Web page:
Government assistance is welcome and is certainly helping to grow fintech in the UK. Other factors include a tech-savvy user base in London, ample opportunity for startups to attract capital and an excellent existing infrastructure due to London’s longstanding position as a key financial services hub, according to recent research from Ernst & Young. The proof is in the pudding; the UK fintech market is worth an estimated £6.6 billion, more than US hotspots California and New York, despite UK startups receiving just a fraction of the investment.
All roads lead to the user
But innovation alone is not enough to guarantee success. UK fintech brands like Monzo, Curve and Atom Bank are succeeding because they understand the changing needs of their audience; this shift in banking habits is why fintech startups have been able to disrupt in the first place. Consumers want a new type of financial service, one rooted in trust. One that’s easy to use. One that is mobile. I’ve said before that Monzo ticks these boxes – and the startup is now approaching £1 million in transactions, having racked up 100,000 users.
Curve, a startup that syncs all your debit and credit cards into one app-enabled card, recently launched a cashback scheme and was praised in many quarters for its frictionless experience – the startup’s USP is “making life and commerce more convenient for consumers” – and its user experience (UX) reflects that.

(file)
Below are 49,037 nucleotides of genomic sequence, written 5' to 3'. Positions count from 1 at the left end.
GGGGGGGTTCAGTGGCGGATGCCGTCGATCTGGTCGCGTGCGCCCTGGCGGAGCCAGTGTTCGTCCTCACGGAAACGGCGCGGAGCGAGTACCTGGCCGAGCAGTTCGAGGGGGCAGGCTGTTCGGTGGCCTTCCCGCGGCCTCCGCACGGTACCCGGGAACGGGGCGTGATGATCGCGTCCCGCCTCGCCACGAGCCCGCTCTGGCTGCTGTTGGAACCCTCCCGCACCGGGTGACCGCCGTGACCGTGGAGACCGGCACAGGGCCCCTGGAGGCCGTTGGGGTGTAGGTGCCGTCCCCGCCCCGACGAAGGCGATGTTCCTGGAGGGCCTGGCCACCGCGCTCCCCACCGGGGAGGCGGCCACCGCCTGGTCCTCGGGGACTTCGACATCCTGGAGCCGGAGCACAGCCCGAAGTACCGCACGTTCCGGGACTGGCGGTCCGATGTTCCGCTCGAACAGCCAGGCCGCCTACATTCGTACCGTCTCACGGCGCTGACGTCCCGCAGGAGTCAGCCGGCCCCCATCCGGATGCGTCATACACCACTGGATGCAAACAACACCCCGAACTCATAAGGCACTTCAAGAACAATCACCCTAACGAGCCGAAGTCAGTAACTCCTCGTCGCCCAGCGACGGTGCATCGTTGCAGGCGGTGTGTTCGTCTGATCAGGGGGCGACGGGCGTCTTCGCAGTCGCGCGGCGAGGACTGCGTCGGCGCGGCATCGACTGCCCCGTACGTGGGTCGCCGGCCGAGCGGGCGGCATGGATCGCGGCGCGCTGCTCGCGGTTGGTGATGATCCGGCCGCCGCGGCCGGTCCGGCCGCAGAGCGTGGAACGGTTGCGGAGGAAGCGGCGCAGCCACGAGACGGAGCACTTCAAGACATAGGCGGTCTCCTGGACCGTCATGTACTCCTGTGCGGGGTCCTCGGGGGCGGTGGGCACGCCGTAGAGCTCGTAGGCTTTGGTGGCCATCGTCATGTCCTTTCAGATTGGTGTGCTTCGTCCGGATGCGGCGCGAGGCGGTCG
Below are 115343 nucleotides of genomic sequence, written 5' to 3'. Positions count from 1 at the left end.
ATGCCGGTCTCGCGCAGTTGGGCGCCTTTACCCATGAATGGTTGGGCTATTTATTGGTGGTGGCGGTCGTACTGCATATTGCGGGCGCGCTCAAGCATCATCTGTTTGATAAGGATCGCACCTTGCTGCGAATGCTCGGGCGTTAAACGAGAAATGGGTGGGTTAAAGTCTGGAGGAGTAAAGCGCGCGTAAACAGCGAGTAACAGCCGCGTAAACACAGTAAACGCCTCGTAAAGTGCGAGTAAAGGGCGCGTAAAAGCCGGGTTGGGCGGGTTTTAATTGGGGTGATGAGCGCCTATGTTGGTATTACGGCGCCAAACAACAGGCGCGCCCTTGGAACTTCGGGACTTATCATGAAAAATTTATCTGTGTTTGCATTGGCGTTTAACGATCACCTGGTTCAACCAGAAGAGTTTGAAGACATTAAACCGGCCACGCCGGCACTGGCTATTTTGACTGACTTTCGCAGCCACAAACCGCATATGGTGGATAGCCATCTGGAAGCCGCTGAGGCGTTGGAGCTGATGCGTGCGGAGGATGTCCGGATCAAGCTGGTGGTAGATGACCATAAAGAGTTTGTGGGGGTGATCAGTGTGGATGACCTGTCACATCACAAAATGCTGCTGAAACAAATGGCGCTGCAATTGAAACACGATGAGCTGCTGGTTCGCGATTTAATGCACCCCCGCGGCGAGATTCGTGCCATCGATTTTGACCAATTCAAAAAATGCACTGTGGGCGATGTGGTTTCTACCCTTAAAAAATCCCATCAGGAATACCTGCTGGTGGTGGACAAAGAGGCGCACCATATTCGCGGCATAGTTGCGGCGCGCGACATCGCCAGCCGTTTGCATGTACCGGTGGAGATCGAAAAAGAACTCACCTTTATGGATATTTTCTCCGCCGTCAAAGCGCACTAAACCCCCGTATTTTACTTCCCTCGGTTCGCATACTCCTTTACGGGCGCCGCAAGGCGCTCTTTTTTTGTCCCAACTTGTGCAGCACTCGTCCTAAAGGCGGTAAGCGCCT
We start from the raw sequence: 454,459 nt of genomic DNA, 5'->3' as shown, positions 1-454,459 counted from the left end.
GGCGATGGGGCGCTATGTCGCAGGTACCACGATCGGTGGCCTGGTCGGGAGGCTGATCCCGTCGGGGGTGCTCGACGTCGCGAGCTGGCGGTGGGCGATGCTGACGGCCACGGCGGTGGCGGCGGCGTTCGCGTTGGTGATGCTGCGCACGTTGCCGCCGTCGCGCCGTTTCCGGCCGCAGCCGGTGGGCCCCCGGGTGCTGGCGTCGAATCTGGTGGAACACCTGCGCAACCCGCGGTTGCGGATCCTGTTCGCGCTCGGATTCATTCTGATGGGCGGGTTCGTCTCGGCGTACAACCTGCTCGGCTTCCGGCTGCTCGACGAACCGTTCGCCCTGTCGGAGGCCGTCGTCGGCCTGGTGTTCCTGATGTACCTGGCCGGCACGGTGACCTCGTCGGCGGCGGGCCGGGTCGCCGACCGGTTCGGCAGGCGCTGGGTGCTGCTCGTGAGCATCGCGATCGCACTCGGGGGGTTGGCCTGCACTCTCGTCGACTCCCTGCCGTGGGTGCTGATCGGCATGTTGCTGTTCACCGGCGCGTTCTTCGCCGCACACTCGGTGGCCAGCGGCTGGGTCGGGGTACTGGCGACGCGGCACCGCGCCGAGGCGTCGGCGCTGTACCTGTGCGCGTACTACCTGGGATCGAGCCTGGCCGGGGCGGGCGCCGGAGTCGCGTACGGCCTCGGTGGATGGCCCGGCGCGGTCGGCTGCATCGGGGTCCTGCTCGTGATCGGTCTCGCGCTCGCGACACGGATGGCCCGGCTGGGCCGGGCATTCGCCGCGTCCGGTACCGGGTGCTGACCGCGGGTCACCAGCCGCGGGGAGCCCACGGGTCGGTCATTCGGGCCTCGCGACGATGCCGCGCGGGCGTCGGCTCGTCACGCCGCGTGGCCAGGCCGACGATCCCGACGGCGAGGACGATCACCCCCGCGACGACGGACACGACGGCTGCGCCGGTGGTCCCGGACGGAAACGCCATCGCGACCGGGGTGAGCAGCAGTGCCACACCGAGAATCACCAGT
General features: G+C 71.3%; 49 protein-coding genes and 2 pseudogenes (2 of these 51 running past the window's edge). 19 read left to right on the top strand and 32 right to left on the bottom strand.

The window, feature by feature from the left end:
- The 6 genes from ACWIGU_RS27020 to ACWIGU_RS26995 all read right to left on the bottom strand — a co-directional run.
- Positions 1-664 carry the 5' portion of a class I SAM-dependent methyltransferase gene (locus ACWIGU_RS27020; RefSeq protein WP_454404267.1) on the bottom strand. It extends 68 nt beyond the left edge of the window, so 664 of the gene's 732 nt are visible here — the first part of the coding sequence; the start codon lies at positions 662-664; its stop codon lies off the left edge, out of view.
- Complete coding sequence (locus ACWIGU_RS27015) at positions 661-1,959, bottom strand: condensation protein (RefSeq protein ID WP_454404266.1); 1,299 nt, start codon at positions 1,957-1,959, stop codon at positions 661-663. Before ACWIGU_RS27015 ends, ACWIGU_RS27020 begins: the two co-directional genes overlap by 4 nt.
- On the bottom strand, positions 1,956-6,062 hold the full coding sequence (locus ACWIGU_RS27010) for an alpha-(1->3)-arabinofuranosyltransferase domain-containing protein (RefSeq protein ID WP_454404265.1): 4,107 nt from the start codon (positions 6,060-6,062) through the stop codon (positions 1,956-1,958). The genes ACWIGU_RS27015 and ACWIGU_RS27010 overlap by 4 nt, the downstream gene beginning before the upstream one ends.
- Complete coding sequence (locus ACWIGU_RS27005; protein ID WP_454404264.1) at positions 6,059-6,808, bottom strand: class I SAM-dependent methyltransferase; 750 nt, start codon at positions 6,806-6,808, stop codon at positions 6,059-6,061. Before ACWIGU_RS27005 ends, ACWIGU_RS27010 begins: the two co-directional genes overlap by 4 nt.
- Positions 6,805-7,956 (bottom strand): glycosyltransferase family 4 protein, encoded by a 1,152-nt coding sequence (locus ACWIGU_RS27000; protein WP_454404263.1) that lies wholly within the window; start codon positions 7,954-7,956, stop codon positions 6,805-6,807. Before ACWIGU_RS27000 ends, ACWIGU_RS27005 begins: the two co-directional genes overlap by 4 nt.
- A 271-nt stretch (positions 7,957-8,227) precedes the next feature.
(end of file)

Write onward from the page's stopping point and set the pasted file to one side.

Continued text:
If you aim to be a purely digital bank with no physical branches or call centres, then a smooth and intuitive UX is more crucial than ever. It’s something that Atom Bank knows all too well. Atom is dedicated to providing truly personalised experiences for each user, even down to the way they navigate the app, as explained by the startup’s Head of User Experience Nick Wiles in a recent interview.
“Even if two people open the same type of account on the same day, over time, their experiences will be different based on how the app has adapted to their needs and requirements. The requirement for us is no longer to provide, say, top-left navigation. The users are driving it through their activity. The users get a customer experience based on their activity. It’s an idea that really creates a bit of a stir until people try it.”
These exciting UK startups that place the user first are now being joined by the best the rest of the world has to offer. And that includes Japan. Real-time payroll platform Doreming, originally from Fukuoka, Japan, recently joined Level39, a London-based tech accelerator for finance, cybersecurity and retail companies. The startup is attempting to change the way those without bank accounts access their salaries by enabling them to cash them as soon as they have completed a project. This innovative and frictionless approach is designed to make life easier for businesses and the "unbanked" by creating different ways of working.
It’s this notion of new experiences that is driving fintech in the UK more than any other factor. The success of the industry is a shining example of what the UK has to offer. When you get things right at the very top, innovation can thrive – but only if the right startups are there to take advantage. The UK has certainly got that mix right; it’s only a matter of time before Japan – and the rest of the world – follow suit.